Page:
Here are a couple of interesting factoids. There are motor vehicules on the island but they are all diesel, the reason being that diesel fuel is less explosive than gasoline and since everything must be brought by boat to the island the insurance would be just too expensive for the boats because of the danger of a gasoline fire. On the islands all the farmland is "made". The foundation of the islands is bare limestone, like the Burrens and pretty much nothing grows, so using sand and seaweed as well as plant debris found inthe cracks and fissures of the limestone the islanders have been "land-making" for millenia. All the fields you see on the island, such as the ones in the picture below are man-made. If you look at the picture of the cliffs you can see what the ground looked like before it was remade.
Also the Aran islands are renowned for their beef cattle, but when the cattle are brought to the mainland they must be provided with a salt lick since they are used to salt in their fodder and will not eat if it is not there.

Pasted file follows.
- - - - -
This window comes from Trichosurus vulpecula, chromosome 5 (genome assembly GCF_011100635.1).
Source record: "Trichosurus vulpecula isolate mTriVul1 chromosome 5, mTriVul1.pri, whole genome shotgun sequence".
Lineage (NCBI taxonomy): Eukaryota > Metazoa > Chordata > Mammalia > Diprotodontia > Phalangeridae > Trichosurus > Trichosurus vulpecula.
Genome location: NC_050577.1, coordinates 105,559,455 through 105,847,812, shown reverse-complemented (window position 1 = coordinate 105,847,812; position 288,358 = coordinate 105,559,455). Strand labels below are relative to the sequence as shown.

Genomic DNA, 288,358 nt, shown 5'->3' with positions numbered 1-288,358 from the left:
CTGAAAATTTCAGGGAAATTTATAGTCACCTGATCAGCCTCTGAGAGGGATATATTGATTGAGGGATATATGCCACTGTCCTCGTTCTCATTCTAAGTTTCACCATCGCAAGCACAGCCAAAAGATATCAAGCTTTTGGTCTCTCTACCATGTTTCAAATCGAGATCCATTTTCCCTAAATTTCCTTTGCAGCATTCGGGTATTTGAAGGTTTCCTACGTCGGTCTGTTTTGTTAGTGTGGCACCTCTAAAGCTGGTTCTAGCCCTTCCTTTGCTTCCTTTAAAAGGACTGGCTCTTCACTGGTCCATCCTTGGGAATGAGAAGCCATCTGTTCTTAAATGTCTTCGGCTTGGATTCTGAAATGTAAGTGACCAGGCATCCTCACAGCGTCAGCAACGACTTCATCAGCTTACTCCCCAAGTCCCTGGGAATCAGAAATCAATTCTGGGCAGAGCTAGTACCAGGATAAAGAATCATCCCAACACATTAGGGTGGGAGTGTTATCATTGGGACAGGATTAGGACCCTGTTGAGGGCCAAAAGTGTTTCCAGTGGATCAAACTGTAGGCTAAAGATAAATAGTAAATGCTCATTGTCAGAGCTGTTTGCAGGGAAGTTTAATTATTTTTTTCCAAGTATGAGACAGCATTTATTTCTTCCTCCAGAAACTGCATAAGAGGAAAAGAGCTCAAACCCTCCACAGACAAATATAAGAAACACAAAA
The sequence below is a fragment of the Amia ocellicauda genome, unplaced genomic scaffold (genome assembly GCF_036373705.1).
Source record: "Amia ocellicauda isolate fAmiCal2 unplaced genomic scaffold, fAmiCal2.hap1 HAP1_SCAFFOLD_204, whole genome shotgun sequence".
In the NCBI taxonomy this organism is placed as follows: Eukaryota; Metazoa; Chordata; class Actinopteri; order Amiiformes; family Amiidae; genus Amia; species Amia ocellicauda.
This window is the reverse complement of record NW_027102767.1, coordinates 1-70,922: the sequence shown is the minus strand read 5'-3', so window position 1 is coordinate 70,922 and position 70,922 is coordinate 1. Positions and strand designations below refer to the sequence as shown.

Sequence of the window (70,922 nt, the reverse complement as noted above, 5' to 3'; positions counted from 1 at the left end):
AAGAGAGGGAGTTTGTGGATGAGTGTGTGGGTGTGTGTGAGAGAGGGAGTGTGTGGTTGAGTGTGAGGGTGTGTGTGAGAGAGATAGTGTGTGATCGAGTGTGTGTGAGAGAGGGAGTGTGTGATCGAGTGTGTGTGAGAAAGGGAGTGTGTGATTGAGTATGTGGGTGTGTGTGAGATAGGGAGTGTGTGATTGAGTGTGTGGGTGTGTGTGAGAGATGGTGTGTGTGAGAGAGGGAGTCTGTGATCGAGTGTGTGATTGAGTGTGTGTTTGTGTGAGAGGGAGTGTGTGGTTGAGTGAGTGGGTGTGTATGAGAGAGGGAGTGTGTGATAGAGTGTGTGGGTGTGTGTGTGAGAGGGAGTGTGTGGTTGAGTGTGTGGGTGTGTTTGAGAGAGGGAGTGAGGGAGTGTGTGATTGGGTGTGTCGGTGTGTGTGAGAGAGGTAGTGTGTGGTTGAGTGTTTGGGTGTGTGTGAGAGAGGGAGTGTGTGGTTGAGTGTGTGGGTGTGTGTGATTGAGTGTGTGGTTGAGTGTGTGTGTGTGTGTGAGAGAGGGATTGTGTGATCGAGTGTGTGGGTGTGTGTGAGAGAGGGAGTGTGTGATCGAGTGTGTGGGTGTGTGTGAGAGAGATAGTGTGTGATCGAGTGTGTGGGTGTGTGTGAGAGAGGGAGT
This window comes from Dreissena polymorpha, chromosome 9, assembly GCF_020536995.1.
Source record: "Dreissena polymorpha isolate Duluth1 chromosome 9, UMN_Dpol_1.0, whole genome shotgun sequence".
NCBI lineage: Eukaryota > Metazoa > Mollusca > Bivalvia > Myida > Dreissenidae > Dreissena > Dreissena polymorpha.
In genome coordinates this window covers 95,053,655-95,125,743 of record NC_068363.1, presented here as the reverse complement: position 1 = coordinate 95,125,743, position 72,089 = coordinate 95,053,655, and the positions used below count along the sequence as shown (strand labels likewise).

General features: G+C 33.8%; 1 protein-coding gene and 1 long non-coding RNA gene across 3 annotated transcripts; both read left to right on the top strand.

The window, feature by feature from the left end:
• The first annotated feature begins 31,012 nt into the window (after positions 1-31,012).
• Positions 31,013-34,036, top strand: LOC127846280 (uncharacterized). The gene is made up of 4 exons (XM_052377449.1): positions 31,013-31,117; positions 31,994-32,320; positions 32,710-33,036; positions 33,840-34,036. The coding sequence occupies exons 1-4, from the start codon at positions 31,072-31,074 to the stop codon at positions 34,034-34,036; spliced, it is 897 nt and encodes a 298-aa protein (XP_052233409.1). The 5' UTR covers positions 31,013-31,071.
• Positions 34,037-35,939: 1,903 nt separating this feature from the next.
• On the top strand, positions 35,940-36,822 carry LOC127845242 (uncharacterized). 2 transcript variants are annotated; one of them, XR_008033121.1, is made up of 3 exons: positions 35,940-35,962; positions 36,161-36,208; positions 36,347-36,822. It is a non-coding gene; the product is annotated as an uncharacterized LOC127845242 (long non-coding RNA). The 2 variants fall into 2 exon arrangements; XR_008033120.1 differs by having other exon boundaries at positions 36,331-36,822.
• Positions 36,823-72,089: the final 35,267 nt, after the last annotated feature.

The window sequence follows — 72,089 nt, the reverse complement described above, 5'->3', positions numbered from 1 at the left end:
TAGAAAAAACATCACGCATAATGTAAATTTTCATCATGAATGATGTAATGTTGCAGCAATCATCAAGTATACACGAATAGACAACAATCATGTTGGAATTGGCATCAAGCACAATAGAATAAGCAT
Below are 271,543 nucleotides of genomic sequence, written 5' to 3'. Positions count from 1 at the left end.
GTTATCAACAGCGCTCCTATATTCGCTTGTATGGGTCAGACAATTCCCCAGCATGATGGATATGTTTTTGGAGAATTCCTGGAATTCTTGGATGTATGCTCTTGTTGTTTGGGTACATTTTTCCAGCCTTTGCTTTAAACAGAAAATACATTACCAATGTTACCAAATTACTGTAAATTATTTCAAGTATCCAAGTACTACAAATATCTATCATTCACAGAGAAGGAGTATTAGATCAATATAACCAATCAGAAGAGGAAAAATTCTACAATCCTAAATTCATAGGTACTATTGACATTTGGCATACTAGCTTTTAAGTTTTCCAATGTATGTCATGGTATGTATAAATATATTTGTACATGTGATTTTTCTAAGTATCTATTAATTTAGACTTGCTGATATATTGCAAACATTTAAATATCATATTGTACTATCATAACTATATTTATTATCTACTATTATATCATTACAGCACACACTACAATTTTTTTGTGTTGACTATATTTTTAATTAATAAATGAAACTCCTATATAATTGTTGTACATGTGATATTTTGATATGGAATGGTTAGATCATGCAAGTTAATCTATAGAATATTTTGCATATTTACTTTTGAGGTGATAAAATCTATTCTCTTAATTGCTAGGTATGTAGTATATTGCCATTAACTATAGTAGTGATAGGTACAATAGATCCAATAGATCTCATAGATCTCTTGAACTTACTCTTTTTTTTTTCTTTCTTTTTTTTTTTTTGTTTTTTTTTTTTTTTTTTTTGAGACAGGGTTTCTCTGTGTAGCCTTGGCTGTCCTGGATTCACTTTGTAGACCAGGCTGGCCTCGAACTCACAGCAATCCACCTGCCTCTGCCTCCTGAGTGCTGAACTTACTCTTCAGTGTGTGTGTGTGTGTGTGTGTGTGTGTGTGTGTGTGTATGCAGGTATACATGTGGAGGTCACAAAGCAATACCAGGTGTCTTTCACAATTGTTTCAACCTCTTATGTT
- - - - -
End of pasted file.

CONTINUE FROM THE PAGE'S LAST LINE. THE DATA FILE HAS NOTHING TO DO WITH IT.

The roads of the islands
The cliffs on the western side of the island beside Dùn Aonghasa
Dùn Aonghasa is s semi-circular ring fort right on the edge of the cliffs.
The eastern part of the island is lower and less rocky than the western part which faces the Atlantic
The shore line on the other side of the island
Dùn Duchathair (Black Fort) is another ring fort on the edge of the cliffs. This one is off the beaten path so when I hiked up to it from the hotel I was completely alone, only the sea, the cliffs, the wind and the ghosts of the Dùn kept me company. I found it more awe inspiring than the more well preserved Dùn Aonghasa where there were too many tourists.
The cliffs as seen from Dùn Duchathair
The hotel where we stayed. Our room was the second window from the right just below the chimney.
Goodbye to the islands